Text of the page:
Employment Issues / In the News

Office politics – avoiding clashes in the run up to GE2015

Big Ben As we move ever closer to election day, the dangers of discussing politics in the office, the pub or at home become ever more present.  Sometimes the stakes can be high.  Thinking about this, I recently wrote a feature for City AM’s Office Politics section, discussing political ding-dongs, in the office.  The article is reproduced below:
Avoiding political clases at work
It’s often said that you should never discuss religion or politics in public, but this may well prove hard over the coming months.
As the General Election campaign builds momentum, high profile individuals (and there are many in the City) won’t be able to contain their views on subjects ranging from tax avoidance to immigration. The more extreme the opinion, the more newsworthy it will be – and therefore all the more likely that people will hear about it.
Moreover, the emergence of fringe parties and the nature of topical issues such as immigration and Europe – many of which elicit more emotive and extreme views – may lead debates in offices across the capital to increase in intensity.
But there are some simple rules that employers and employees can live by in the coming weeks, which will mean that you avoid meltdown in meetings and clashes in the kitchen.
1 If you have an opinion, don’t assume that it is shared by everyone – or, for that matter, anyone. Politics isn’t quite the same as last night’s episode of EastEnders. Political views are often deep-rooted and instinctive, and may represent a long-standing belief or family tradition. If at all in doubt, keep it to yourself.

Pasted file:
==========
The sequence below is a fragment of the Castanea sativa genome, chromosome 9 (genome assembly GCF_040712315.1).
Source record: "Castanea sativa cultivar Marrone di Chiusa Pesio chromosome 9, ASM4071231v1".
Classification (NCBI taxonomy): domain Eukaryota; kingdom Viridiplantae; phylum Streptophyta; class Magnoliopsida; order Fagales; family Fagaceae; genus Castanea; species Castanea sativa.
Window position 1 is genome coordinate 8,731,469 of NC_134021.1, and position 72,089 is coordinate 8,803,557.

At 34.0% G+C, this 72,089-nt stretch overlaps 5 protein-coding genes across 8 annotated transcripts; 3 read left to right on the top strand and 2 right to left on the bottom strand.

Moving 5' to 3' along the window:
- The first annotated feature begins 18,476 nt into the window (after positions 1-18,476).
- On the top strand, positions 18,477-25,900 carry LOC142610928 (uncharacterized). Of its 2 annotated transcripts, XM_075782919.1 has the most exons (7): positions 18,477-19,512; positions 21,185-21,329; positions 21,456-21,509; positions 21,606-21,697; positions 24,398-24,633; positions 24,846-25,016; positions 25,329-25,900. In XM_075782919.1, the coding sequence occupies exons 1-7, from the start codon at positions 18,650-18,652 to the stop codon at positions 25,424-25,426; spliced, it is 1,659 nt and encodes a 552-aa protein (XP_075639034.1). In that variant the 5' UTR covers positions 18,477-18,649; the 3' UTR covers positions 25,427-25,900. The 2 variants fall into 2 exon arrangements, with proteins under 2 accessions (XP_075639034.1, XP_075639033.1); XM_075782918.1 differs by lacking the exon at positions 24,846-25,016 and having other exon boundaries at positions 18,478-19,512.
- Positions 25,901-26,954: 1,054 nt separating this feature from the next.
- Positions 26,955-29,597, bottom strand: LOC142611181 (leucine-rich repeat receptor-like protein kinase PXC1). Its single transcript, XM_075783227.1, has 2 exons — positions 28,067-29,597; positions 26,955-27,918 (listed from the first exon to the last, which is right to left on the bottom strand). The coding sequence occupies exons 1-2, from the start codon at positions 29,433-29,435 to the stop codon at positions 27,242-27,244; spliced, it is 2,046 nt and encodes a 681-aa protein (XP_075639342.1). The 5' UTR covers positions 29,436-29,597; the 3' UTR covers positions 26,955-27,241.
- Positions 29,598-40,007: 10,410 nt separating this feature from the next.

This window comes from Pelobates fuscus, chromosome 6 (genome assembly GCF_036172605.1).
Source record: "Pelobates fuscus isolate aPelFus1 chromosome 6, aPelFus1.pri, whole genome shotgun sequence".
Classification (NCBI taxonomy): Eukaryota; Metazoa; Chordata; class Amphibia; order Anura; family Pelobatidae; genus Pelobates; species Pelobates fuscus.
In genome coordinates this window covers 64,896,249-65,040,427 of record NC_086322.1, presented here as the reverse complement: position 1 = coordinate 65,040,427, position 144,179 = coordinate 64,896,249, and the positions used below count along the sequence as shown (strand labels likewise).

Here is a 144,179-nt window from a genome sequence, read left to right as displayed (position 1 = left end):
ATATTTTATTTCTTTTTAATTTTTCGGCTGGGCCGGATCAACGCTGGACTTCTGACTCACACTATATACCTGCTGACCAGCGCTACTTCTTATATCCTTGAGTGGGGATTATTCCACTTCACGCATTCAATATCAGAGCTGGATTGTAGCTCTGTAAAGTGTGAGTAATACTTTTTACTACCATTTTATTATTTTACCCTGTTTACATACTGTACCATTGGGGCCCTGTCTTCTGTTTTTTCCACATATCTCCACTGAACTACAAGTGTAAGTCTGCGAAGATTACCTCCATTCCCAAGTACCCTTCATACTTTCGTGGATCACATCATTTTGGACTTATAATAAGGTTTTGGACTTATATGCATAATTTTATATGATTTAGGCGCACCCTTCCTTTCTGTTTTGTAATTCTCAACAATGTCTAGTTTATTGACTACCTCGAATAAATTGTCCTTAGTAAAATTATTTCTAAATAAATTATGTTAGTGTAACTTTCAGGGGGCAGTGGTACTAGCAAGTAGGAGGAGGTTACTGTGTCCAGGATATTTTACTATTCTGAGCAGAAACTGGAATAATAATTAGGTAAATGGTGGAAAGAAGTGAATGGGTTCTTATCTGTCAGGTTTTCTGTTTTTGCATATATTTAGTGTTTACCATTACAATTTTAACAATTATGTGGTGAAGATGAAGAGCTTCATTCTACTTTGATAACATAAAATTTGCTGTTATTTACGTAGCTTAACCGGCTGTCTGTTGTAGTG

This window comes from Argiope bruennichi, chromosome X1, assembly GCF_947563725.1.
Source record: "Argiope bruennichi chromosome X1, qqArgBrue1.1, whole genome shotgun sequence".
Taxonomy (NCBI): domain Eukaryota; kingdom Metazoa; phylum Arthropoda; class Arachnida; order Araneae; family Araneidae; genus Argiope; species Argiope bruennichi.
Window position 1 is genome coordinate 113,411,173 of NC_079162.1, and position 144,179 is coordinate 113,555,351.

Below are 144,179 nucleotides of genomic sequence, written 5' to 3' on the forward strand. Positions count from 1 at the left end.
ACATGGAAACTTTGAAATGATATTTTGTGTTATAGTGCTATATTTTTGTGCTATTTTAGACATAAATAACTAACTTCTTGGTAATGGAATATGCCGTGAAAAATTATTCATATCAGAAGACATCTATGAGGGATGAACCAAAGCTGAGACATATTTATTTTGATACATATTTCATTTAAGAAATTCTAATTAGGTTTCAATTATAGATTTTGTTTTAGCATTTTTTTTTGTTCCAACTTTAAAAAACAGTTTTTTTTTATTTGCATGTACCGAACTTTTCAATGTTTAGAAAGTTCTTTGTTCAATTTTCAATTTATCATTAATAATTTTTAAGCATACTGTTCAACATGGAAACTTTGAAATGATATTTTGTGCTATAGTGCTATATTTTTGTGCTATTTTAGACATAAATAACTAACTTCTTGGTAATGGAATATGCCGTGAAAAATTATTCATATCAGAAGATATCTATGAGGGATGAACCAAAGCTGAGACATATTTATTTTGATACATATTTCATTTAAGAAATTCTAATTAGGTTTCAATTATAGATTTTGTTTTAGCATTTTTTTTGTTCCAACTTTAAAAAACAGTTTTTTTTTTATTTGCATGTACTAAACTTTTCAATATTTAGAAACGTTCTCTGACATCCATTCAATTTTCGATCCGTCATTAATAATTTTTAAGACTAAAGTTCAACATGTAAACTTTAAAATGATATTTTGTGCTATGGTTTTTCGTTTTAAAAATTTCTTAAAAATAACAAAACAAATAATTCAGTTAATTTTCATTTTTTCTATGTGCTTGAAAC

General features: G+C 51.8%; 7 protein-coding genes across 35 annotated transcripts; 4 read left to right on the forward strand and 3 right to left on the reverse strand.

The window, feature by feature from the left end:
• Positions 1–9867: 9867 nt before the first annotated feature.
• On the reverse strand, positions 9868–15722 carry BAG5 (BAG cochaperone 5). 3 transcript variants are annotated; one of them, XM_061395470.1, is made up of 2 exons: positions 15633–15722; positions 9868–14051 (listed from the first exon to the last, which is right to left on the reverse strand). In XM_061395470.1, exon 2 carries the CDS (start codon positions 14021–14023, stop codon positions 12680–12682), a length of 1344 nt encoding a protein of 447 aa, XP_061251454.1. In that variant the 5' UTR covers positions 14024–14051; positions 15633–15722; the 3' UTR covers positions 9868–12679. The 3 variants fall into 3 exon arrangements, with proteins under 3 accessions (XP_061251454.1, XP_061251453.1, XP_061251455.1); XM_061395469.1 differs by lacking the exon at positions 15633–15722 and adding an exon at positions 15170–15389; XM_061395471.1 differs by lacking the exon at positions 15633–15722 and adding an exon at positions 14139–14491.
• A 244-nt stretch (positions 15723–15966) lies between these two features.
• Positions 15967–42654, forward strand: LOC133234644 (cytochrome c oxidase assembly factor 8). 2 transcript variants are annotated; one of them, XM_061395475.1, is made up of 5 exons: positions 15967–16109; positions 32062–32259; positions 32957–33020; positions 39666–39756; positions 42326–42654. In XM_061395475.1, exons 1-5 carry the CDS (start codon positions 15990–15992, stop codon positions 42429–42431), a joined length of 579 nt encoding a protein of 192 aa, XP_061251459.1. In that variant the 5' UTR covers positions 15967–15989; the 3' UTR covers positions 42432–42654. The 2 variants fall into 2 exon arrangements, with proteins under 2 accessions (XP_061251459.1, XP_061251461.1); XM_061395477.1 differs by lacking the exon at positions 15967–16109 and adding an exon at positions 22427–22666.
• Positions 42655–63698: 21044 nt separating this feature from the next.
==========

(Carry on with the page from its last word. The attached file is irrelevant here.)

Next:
2 Senior employees who share their opinions with the media or even via social media could well be saying things which are incompatible with the views or aims of the organisation for which they work – or those of its customers or clients. The majority of businesses will want to stay neutral. Others may have a clear affiliation with a party. If an employee’s views are incompatible with those of their employer, it may, in some circumstances, be appropriate to ask them to take particular care in separating themselves from the organisation.
3 It is therefore important that, as an employer, you make sure everybody is clear on where the limits are. If you don’t want your staff sharing their personal opinions with the press, tell them. This is even more important when engaging with the media or speaking out on social media. If your company relies on political neutrality, make sure that all employees are aware of that – especially senior executives. A gentle reminder will probably be enough, but having a practical, working policy that is linked to careful media and social media management is still essential for businesses.
4 Opinions aren’t sacrosanct. There is no legal protection for holding a political view, unless that view could be considered a genuine philosophical belief. That said, in 2012, the European Court of Human Rights said that UK law must be changed to provide specific protection against dismissal on grounds of political opinion or affiliation. This has not been implemented, but several cases have – with varying levels of success and all dependent on their own merits – considered protection for holding certain political views. So watch this space.
If you want the election period to pass protest free, it is best to leave politics at home. Whatever happens on 7 May, work will go on. If we can keep it as comfortable as possible for everyone, that can only be a good thing. And if you feel the heat rising now, just wait until the possible referendum on Europe.
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